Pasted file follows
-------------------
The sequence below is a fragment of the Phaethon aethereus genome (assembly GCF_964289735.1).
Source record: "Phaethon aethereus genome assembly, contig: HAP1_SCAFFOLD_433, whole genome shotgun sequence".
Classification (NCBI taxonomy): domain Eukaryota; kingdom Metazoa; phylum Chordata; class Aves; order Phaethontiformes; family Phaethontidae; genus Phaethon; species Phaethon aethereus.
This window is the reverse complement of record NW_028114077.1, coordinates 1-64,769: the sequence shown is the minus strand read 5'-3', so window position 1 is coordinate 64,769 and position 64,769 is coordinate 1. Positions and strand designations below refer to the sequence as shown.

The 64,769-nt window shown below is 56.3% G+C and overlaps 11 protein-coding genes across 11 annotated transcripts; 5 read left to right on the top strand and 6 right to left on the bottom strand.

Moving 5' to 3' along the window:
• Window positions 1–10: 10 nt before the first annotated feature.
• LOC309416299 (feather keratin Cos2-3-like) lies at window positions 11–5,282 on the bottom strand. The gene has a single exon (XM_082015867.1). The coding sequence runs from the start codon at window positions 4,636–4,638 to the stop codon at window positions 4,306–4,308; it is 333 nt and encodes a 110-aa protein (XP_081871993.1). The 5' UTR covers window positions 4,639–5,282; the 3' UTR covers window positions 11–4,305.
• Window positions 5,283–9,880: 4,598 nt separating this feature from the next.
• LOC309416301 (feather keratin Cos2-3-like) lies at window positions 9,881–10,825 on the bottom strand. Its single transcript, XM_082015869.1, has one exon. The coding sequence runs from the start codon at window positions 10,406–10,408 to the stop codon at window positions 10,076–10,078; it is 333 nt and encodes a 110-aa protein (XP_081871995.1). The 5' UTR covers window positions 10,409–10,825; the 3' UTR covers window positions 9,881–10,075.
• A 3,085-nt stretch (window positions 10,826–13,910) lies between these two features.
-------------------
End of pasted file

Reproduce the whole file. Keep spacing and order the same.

The sequence below is a fragment of the Phaethon aethereus genome (assembly GCF_964289735.1).
Source record: "Phaethon aethereus genome assembly, contig: HAP1_SCAFFOLD_433, whole genome shotgun sequence".
Classification (NCBI taxonomy): domain Eukaryota; kingdom Metazoa; phylum Chordata; class Aves; order Phaethontiformes; family Phaethontidae; genus Phaethon; species Phaethon aethereus.
This window is the reverse complement of record NW_028114077.1, coordinates 1-64,769: the sequence shown is the minus strand read 5'-3', so window position 1 is coordinate 64,769 and position 64,769 is coordinate 1. Positions and strand designations below refer to the sequence as shown.

The 64,769-nt window shown below is 56.3% G+C and overlaps 11 protein-coding genes across 11 annotated transcripts; 5 read left to right on the top strand and 6 right to left on the bottom strand.

Moving 5' to 3' along the window:
• Window positions 1–10: 10 nt before the first annotated feature.
• LOC309416299 (feather keratin Cos2-3-like) lies at window positions 11–5,282 on the bottom strand. The gene has a single exon (XM_082015867.1). The coding sequence runs from the start codon at window positions 4,636–4,638 to the stop codon at window positions 4,306–4,308; it is 333 nt and encodes a 110-aa protein (XP_081871993.1). The 5' UTR covers window positions 4,639–5,282; the 3' UTR covers window positions 11–4,305.
• Window positions 5,283–9,880: 4,598 nt separating this feature from the next.
• LOC309416301 (feather keratin Cos2-3-like) lies at window positions 9,881–10,825 on the bottom strand. Its single transcript, XM_082015869.1, has one exon. The coding sequence runs from the start codon at window positions 10,406–10,408 to the stop codon at window positions 10,076–10,078; it is 333 nt and encodes a 110-aa protein (XP_081871995.1). The 5' UTR covers window positions 10,409–10,825; the 3' UTR covers window positions 9,881–10,075.
• A 3,085-nt stretch (window positions 10,826–13,910) lies between these two features.